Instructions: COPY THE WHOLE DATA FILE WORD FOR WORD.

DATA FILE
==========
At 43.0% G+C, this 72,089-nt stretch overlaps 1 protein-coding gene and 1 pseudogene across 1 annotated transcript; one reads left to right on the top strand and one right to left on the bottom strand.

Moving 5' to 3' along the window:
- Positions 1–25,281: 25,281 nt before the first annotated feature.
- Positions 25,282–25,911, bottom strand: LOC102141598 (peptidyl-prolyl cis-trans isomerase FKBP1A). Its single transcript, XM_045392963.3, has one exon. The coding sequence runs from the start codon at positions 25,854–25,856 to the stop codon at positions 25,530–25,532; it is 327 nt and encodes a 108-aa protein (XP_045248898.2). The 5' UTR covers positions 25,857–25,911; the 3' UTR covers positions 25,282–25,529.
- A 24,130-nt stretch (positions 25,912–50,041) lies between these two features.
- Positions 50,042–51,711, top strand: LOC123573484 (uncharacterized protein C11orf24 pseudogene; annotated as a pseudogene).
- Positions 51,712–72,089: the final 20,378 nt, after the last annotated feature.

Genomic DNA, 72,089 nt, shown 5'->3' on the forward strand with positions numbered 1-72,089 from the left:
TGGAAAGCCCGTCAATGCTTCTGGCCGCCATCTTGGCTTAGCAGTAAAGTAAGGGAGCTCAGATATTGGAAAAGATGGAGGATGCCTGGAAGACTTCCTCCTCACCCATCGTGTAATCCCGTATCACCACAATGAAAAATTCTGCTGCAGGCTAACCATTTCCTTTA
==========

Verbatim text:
At 43.0% G+C, this 72,089-nt stretch overlaps 1 protein-coding gene and 1 pseudogene across 1 annotated transcript; one reads left to right on the top strand and one right to left on the bottom strand.

Moving 5' to 3' along the window:
- Positions 1–25,281: 25,281 nt before the first annotated feature.
- Positions 25,282–25,911, bottom strand: LOC102141598 (peptidyl-prolyl cis-trans isomerase FKBP1A). Its single transcript, XM_045392963.3, has one exon. The coding sequence runs from the start codon at positions 25,854–25,856 to the stop codon at positions 25,530–25,532; it is 327 nt and encodes a 108-aa protein (XP_045248898.2). The 5' UTR covers positions 25,857–25,911; the 3' UTR covers positions 25,282–25,529.
- A 24,130-nt stretch (positions 25,912–50,041) lies between these two features.
- Positions 50,042–51,711, top strand: LOC123573484 (uncharacterized protein C11orf24 pseudogene; annotated as a pseudogene).
- Positions 51,712–72,089: the final 20,378 nt, after the last annotated feature.

Genomic DNA, 72,089 nt, shown 5'->3' on the forward strand with positions numbered 1-72,089 from the left:
TGGAAAGCCCGTCAATGCTTCTGGCCGCCATCTTGGCTTAGCAGTAAAGTAAGGGAGCTCAGATATTGGAAAAGATGGAGGATGCCTGGAAGACTTCCTCCTCACCCATCGTGTAATCCCGTATCACCACAATGAAAAATTCTGCTGCAGGCTAACCATTTCCTTTA